White Horse Color Facts

As opposed to what some may believe, white horses aren’t as uncommon as you might expect. You can find them across multiple breeds.

Genetically white horses feature pink skin and white fur with dark eyes; most white horses, however, are actually grays with diluted genes. This article will highlight all types of white horse colors.


Tobiano is one of four common white spotting patterns among horses. It consists of large, overlapping spots of color on animals with darker base coats – usually bay or chestnut horses, although this pattern can appear anywhere. This spotting usually extends along the topline between ears and tail, and often extends to hindquarters as well.

Hounds with tobiano gene mutations typically feature small patches of pink-skinned skin underneath white areas (referred to in this photo). If they also possess another spotting pattern or dilution gene, these additional characteristics will often become evident as well.

The tobiano gene is associated with chromosomal inversion close to the KIT gene and disrupts its proper functioning, leading to tobiano spotting patterns on horses. This dominant trait causes their eyes and coat coloration to take on this unique spotting pattern.

A horse with both tobiano and different white spotting patterns is known as a Tovero or Tobiano-overo. This breed may feature irregular or smooth markings with white face markings resembling medicine hats on its legs; additionally, its markings may be irregular or smooth and it could feature two-coloured faces with two-striped tails; for those sporting Tobiano heads there may also be colored markings in their forehead and eyes as well.

Dominant White

Dominant white refers to mutations on the Kit gene that are passed along as autosomal dominant traits with variable expression of depigmentation of coat hairs. While these mutations resemble maximum sabino, they do not cause its embryonic lethality when homozygous.

Patterning on horses that carry two W alleles (W1 through W20) typically ranges from spots to an all-white coat; those carrying more than one are often more heavily marked than those who only possess one allele (W4 is often responsible for leaving an “Frame” of color around the barrel and face, while other patterns such as SB-1 produce roaning or leopard complex markings).

Dominant White stands out from most extreme white patterns by not producing blue eyes; this is likely because retinal melanocytes don’t develop from neural crest cells like skin melanocytes do.

Dominant White can appear with any base coat color and can be combined with other alleles to produce various other white patterns, including Sabino, Tobiano, Splashed White Frame Overo or Roan. Like all depigmented horses, however, Dominant Whites are especially susceptible to sun exposure due to lacking melanin which protects their bodies against UV rays.


Gray horses feature white hairs that gradually turn gray as they age, keeping their manes, tails and legs the original color while their bodies and heads become increasingly grayer over time. Their manes, tails and legs retain their original hue while their bodies and heads gradually transition into grayer hues; flea-bitten horses feature small spots of dark color remaining within the gray coat while iron gray horses possess pure white coats without dapples while porcelain gray horses have darker-hued dapples than its counterparts dapples while porcelain gray horses feature both these traits within them as distinct types of grayness as do flea-bitten horses as adults do when adults.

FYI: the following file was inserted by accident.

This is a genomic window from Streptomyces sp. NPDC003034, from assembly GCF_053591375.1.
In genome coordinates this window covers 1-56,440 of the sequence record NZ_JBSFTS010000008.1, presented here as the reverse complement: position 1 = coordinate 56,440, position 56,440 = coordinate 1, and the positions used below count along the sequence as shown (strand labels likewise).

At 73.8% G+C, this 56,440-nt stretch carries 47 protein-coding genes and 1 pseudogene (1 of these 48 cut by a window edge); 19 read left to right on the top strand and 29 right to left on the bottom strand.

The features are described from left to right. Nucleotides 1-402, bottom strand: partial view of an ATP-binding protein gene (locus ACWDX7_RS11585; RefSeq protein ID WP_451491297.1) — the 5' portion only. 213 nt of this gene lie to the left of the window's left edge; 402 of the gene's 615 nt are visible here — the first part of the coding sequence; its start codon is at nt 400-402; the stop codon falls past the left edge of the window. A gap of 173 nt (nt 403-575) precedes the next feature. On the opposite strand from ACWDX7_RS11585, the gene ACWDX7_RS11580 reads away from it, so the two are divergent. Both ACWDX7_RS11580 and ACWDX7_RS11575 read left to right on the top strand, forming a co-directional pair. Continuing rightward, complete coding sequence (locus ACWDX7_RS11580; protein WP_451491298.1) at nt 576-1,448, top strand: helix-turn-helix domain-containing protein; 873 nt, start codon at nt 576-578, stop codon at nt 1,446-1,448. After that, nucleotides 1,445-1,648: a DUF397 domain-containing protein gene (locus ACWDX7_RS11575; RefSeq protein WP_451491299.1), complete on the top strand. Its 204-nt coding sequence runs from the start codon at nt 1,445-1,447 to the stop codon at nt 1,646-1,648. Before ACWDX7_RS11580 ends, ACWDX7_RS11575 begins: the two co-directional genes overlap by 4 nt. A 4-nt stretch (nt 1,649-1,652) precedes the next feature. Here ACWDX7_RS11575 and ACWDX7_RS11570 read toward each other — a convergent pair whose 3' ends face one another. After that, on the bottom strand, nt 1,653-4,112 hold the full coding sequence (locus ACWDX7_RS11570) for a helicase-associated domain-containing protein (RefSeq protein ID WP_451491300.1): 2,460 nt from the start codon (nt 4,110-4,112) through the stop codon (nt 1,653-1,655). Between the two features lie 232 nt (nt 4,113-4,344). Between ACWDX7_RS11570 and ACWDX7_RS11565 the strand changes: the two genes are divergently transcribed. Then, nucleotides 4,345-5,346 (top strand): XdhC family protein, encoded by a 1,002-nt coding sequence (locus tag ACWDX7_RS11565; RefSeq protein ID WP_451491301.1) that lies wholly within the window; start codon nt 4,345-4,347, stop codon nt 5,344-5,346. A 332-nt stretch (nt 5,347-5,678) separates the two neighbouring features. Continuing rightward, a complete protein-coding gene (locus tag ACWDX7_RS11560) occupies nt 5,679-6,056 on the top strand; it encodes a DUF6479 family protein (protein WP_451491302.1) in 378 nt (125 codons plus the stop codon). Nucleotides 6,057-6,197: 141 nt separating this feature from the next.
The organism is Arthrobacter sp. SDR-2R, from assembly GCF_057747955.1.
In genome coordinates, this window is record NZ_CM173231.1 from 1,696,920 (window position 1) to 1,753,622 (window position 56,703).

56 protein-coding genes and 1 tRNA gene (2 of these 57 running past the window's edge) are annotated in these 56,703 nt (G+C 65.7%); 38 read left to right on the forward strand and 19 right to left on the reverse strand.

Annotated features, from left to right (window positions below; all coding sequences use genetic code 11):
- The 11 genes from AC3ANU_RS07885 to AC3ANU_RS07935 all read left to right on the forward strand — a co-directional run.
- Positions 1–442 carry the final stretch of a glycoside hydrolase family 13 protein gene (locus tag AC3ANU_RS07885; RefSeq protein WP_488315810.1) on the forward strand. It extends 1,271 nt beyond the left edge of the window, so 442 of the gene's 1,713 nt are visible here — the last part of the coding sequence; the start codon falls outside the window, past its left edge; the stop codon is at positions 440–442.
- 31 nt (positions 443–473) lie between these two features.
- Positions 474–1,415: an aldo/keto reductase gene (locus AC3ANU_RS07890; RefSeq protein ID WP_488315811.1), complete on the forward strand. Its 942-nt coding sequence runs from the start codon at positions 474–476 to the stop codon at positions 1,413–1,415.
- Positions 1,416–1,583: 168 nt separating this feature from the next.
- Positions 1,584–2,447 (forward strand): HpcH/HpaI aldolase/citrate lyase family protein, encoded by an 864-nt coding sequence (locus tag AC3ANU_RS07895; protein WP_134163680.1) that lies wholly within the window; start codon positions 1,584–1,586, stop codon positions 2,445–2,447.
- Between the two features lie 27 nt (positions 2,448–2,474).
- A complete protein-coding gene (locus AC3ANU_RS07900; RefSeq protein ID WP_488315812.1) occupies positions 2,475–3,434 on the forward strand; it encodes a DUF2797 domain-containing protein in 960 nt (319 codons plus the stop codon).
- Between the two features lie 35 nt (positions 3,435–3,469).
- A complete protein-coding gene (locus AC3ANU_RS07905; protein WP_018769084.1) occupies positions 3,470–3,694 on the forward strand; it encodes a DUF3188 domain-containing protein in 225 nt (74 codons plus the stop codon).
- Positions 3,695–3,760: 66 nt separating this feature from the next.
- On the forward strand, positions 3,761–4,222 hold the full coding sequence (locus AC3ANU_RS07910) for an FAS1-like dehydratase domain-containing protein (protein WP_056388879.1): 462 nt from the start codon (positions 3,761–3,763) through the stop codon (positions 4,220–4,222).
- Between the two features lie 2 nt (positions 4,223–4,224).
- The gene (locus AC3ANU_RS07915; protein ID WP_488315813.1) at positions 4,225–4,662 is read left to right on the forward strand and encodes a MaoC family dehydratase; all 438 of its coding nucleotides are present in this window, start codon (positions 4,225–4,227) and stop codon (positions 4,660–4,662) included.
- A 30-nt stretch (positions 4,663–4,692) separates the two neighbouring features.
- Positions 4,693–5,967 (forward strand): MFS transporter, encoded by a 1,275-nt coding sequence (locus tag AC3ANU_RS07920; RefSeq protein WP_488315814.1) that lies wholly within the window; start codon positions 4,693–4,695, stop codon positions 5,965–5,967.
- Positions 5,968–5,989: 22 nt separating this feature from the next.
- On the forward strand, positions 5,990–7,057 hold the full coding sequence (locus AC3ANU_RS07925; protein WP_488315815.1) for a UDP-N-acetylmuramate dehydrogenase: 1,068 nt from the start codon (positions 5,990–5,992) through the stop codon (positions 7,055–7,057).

Few horses are truly white; most carry one or more dominant white (W) genes and appear grey instead. One way to distinguish white horses from grey ones is skin color: true white horses have pink or unpigmented skin while grey ones typically have dark skin pigmentation.

Lethal White Syndrome has long been linked with the frame gene; however, other overo patterns may also contribute to its cause; though these cases tend to occur less frequently than with frame.

Though most “white” horses are grey, those carrying the frame gene run the risk of lethal white syndrome and should be monitored carefully. Double dilutes like Cremellos or Perlininos may carry this trait while some are roans or grullas like Surfer Dude were notable cases with flaxen chestnut stripes on their coats.


Named so because their function is to lighten hair and skin pigment, these genes produce paler hues such as cremello, silver dapple and palomino as well as roan and champagne-cream horses. Formerly referred to as splashed white coloration (albeit this name now being somewhat misleading as there are at least 20 mutations within KIT gene that cause less-marked whitening), KIT produces its effect through pale shades like cremello, silver dapple palomino as well as colors such as cremello silver dapple palomino horse breeding programs that produce lighter hues like these three horse colors as well.

Frame patterns, which tend to leave an “encasement” of color around the barrel and face of a horse while also adding leg white spots, is lethal when present in homozygous form but dominant when heterozygous.

Sabino is an eye-catching but more dramatic spotting pattern that typically features two or more white legs, front body spots running vertically up the body, jagged edges to their spotting pattern, jagged or roaned facial markings, jagged or roaned edges to its spotting, jagged or roaned edges to its facial markings and an irregular facial outline. While most often found on white horses, other breeds may exhibit it too. A DNA test exists for Sabino-1 which produces horses which resemble maximum white sabino maximum white while not lethal in utero; similarly produces semi-double dilute colors like champagne and cream which combine with other factors into creating an “originally” coated coat appearance.






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